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America's 'Radical Elders' continue their work for fairness, justice; SCOTUS upholds law disarming domestic abusers; Workplace adoption benefits help families, communities; Report examines barriers to successful post-prison re-entry in NC.

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A congresswoman celebrates Biden protections for mixed status families, Louisiana's Ten Commandments law faces an inevitable legal challenge, and a senator moves to repeal the strict 19th century anti-obscenity and anti-abortion Comstock Act.

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Rural educators say they need support to teach kids social issues, rural businesses can suffer when dollar stores come to town, prairie states like South Dakota are getting help to protect grasslands and a Minnesota town claims the oldest rural Pride Festival.

Keeping Out the Cold: Weatherization Help for Those in Need

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Wednesday, October 26, 2022   

Community service agencies say many low- and moderate-income homes in the Commonwealth are unprepared for the winter cold and could benefit from a number of free weatherization and heating services, including window sealing, attic insulation, new appliances and repairing or replacing home heating systems.

Eva Haynes, who lives in Brockton, said she is grateful for the help she received two years ago, when her furnace stopped working, and she spent nine days at home alone in the cold.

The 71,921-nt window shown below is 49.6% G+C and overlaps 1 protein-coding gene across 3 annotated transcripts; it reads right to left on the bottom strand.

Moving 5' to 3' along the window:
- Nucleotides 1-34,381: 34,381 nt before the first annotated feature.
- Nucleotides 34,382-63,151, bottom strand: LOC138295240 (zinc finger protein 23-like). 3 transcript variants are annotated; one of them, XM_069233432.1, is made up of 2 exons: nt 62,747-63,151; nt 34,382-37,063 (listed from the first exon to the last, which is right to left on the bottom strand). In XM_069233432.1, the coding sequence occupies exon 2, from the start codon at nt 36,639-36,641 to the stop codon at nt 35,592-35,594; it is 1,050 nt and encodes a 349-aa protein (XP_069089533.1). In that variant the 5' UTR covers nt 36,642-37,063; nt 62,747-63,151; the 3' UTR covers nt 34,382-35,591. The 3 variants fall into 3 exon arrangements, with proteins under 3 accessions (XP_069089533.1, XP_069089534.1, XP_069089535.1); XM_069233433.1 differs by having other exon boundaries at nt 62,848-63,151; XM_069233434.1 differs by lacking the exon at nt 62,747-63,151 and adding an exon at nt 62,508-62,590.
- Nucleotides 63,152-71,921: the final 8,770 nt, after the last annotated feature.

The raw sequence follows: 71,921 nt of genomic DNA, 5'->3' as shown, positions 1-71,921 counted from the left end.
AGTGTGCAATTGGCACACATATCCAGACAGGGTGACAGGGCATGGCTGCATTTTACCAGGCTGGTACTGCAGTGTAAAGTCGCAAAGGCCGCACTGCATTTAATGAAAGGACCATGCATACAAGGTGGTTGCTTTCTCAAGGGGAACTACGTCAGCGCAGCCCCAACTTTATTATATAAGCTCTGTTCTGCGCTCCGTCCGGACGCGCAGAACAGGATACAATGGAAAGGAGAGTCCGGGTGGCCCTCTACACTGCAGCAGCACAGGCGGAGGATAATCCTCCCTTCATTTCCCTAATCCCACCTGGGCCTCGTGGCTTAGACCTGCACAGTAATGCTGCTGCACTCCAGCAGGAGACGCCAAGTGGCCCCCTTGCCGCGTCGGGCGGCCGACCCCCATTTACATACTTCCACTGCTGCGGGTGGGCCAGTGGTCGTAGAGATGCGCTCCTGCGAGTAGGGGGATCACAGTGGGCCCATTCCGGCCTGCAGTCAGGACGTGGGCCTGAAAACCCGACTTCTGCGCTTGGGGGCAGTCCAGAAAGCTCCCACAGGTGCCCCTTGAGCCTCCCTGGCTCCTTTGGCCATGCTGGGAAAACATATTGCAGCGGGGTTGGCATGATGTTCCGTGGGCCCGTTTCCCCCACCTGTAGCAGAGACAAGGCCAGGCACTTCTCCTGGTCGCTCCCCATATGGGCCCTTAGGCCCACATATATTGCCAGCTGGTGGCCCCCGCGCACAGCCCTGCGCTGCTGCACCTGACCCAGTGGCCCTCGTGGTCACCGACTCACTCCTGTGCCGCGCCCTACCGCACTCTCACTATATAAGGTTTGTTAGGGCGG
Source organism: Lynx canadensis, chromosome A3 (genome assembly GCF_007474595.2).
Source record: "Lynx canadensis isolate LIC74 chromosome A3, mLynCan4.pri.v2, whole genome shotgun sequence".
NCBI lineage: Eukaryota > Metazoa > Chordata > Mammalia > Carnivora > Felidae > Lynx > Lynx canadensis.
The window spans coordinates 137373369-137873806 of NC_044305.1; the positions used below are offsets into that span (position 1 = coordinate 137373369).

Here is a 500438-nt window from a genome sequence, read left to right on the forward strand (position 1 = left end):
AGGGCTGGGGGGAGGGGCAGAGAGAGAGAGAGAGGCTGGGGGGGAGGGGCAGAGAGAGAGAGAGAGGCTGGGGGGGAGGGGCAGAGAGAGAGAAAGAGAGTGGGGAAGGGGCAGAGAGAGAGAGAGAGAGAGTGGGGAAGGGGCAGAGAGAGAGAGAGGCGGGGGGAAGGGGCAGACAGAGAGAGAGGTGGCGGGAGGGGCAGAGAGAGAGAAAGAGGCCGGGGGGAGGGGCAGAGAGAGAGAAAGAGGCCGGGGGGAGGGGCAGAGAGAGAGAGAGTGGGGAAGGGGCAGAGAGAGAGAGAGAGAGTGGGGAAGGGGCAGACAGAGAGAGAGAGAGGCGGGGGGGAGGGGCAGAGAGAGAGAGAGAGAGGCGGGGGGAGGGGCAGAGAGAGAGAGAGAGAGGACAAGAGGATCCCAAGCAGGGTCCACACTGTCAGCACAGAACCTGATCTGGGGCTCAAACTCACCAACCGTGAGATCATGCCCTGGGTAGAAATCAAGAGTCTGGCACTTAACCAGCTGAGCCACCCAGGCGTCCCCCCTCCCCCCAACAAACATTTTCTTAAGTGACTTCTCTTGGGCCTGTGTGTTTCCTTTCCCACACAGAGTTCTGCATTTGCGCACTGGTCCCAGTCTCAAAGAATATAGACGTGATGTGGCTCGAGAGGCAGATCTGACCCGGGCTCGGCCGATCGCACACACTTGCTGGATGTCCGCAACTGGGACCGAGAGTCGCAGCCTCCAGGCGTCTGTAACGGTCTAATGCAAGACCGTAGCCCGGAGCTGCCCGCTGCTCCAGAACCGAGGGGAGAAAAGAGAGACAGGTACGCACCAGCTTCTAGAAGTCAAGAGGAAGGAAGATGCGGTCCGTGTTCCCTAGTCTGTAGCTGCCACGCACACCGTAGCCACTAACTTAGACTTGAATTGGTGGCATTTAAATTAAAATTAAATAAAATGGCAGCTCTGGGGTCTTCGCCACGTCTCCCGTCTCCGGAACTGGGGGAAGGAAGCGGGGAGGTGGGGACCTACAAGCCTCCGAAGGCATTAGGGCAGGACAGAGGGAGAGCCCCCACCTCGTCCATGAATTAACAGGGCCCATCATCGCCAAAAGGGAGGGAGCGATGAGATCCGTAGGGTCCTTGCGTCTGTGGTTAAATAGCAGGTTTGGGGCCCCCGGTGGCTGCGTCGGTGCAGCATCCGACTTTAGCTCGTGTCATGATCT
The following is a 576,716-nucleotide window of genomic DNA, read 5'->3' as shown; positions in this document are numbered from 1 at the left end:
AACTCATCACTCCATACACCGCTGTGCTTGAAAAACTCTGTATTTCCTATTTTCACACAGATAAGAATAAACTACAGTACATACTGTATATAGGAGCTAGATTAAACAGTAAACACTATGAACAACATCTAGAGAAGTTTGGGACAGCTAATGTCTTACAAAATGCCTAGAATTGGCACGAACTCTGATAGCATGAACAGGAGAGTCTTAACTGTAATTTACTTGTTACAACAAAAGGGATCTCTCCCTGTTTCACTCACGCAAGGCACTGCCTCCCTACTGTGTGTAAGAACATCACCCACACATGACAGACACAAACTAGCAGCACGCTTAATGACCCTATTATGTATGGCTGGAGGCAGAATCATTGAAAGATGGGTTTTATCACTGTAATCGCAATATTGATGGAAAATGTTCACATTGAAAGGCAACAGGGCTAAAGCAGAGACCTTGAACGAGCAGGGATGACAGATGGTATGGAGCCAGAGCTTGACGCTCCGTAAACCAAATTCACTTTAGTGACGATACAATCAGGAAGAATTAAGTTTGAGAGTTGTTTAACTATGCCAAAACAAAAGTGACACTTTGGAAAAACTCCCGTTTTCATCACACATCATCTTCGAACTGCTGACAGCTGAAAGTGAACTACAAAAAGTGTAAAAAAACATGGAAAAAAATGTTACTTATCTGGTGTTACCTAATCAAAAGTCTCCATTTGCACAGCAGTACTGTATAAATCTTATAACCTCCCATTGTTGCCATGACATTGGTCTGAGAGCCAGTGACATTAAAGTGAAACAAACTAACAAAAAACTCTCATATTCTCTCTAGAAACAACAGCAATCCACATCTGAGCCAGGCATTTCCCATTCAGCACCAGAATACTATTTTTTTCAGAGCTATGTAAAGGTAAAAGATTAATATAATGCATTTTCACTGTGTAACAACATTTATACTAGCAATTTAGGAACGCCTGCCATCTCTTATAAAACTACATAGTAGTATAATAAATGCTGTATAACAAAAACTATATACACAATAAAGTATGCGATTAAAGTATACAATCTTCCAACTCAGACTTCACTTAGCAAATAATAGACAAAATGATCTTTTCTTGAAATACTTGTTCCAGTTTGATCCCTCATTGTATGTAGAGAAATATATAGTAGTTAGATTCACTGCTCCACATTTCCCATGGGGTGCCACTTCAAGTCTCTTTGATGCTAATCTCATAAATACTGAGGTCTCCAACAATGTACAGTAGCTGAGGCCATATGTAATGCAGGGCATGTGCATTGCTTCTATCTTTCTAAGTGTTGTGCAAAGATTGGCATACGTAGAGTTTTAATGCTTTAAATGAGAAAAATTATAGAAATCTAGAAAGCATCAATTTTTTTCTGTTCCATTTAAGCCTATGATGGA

"I had googled, 'How to keep your house warm when you have no heat,' " Haynes recounted. "I mean, people didn't know what I was going through. I just was ashamed."

Homeowners like Haynes, as well as renters who are eligible for heating assistance, are also automatically eligible for the energy audits and can find out more heatinghelpma.org.

The website is run by the Massachusetts Association for Community Action, a coalition of more than 20 agencies throughout the Commonwealth, which are reporting unprecedented requests for home heating assistance, and have found many people are unaware of the free home energy audits.

Jonathan Carlson, CEO of Self Help, which serves communities in southeastern Massachusetts, said both the audits and the savings are extensive.

"You know when we leave, that house is about as efficient as it can get, as far as holding in heat," Carlson asserted.

Carlson pointed out it also keeps homes cool in the summer, adding up to even more savings over time. The average single-family, weatherized home saves at least $283 a year on energy costs.

The benefits of weatherizing a home go beyond the pocketbook. Improving the energy efficiency of older homes in low-income neighborhoods means more jobs and a cleaner environment.

Research indicates for every dollar invested in weatherization programs, nearly three go back into the community.

Liz Berube, executive director of Citizens for Citizens, serving the greater Fall River and Taunton area, said agencies statewide have jobs to offer.

"Electricians, plumbers, there's a lot of money in energy efficiency," Berube noted.

Berube added weatherizing older homes means people, especially seniors, can stay in their homes longer and communities stay intact. In addition to federal funding, the group has requested an additional $50 million from the state to ensure people have access to energy-saving programs.


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